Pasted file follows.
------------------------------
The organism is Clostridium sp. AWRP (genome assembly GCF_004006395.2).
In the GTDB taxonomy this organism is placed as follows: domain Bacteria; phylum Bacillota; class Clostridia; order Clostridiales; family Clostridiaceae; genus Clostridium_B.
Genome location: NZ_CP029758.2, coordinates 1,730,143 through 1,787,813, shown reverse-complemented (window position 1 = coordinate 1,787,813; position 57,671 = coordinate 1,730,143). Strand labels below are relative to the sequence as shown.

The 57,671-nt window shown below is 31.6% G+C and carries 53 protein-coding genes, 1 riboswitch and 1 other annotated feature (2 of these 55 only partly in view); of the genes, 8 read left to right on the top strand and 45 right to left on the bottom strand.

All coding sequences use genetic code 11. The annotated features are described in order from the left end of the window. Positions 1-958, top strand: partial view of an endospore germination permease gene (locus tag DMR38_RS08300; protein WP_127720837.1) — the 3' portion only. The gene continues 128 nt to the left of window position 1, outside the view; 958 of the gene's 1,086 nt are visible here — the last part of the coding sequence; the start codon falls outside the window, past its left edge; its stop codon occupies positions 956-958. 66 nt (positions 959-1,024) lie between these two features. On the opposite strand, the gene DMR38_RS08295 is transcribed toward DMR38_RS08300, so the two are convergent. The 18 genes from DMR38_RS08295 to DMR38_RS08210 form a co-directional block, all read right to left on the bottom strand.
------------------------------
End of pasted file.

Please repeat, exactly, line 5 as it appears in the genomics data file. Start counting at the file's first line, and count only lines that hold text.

All coding sequences use genetic code 11. The annotated features are described in order from the left end of the window. Positions 1-958, top strand: partial view of an endospore germination permease gene (locus tag DMR38_RS08300; protein WP_127720837.1) — the 3' portion only. The gene continues 128 nt to the left of window position 1, outside the view; 958 of the gene's 1,086 nt are visible here — the last part of the coding sequence; the start codon falls outside the window, past its left edge; its stop codon occupies positions 956-958. 66 nt (positions 959-1,024) lie between these two features. On the opposite strand, the gene DMR38_RS08295 is transcribed toward DMR38_RS08300, so the two are convergent. The 18 genes from DMR38_RS08295 to DMR38_RS08210 form a co-directional block, all read right to left on the bottom strand.